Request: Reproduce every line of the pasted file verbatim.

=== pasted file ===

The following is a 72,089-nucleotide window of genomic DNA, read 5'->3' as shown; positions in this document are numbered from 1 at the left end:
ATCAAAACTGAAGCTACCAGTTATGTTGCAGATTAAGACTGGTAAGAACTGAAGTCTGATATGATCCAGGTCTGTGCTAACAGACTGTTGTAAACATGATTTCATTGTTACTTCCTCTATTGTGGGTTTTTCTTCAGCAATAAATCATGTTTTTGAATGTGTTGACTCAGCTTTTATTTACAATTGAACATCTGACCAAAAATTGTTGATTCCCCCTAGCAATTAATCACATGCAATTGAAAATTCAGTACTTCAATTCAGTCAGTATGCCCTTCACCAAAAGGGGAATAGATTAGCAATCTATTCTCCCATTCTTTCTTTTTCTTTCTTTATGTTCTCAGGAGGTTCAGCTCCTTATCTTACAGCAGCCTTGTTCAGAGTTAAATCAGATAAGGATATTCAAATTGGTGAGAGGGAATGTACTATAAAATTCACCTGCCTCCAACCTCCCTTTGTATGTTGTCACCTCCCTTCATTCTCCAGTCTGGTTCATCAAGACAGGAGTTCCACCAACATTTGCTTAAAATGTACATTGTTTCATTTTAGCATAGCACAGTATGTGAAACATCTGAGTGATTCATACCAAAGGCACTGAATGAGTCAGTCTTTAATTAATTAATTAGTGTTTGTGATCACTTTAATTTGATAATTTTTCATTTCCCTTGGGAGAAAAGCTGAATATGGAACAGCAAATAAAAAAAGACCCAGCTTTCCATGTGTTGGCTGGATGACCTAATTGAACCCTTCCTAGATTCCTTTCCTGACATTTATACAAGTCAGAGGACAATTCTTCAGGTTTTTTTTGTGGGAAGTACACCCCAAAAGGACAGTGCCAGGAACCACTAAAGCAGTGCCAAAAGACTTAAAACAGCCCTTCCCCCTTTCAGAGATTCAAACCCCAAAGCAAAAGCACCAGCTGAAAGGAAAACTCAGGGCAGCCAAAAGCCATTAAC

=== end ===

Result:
The following is a 72,089-nucleotide window of genomic DNA, read 5'->3' as shown; positions in this document are numbered from 1 at the left end:
ATCAAAACTGAAGCTACCAGTTATGTTGCAGATTAAGACTGGTAAGAACTGAAGTCTGATATGATCCAGGTCTGTGCTAACAGACTGTTGTAAACATGATTTCATTGTTACTTCCTCTATTGTGGGTTTTTCTTCAGCAATAAATCATGTTTTTGAATGTGTTGACTCAGCTTTTATTTACAATTGAACATCTGACCAAAAATTGTTGATTCCCCCTAGCAATTAATCACATGCAATTGAAAATTCAGTACTTCAATTCAGTCAGTATGCCCTTCACCAAAAGGGGAATAGATTAGCAATCTATTCTCCCATTCTTTCTTTTTCTTTCTTTATGTTCTCAGGAGGTTCAGCTCCTTATCTTACAGCAGCCTTGTTCAGAGTTAAATCAGATAAGGATATTCAAATTGGTGAGAGGGAATGTACTATAAAATTCACCTGCCTCCAACCTCCCTTTGTATGTTGTCACCTCCCTTCATTCTCCAGTCTGGTTCATCAAGACAGGAGTTCCACCAACATTTGCTTAAAATGTACATTGTTTCATTTTAGCATAGCACAGTATGTGAAACATCTGAGTGATTCATACCAAAGGCACTGAATGAGTCAGTCTTTAATTAATTAATTAGTGTTTGTGATCACTTTAATTTGATAATTTTTCATTTCCCTTGGGAGAAAAGCTGAATATGGAACAGCAAATAAAAAAAGACCCAGCTTTCCATGTGTTGGCTGGATGACCTAATTGAACCCTTCCTAGATTCCTTTCCTGACATTTATACAAGTCAGAGGACAATTCTTCAGGTTTTTTTTGTGGGAAGTACACCCCAAAAGGACAGTGCCAGGAACCACTAAAGCAGTGCCAAAAGACTTAAAACAGCCCTTCCCCCTTTCAGAGATTCAAACCCCAAAGCAAAAGCACCAGCTGAAAGGAAAACTCAGGGCAGCCAAAAGCCATTAAC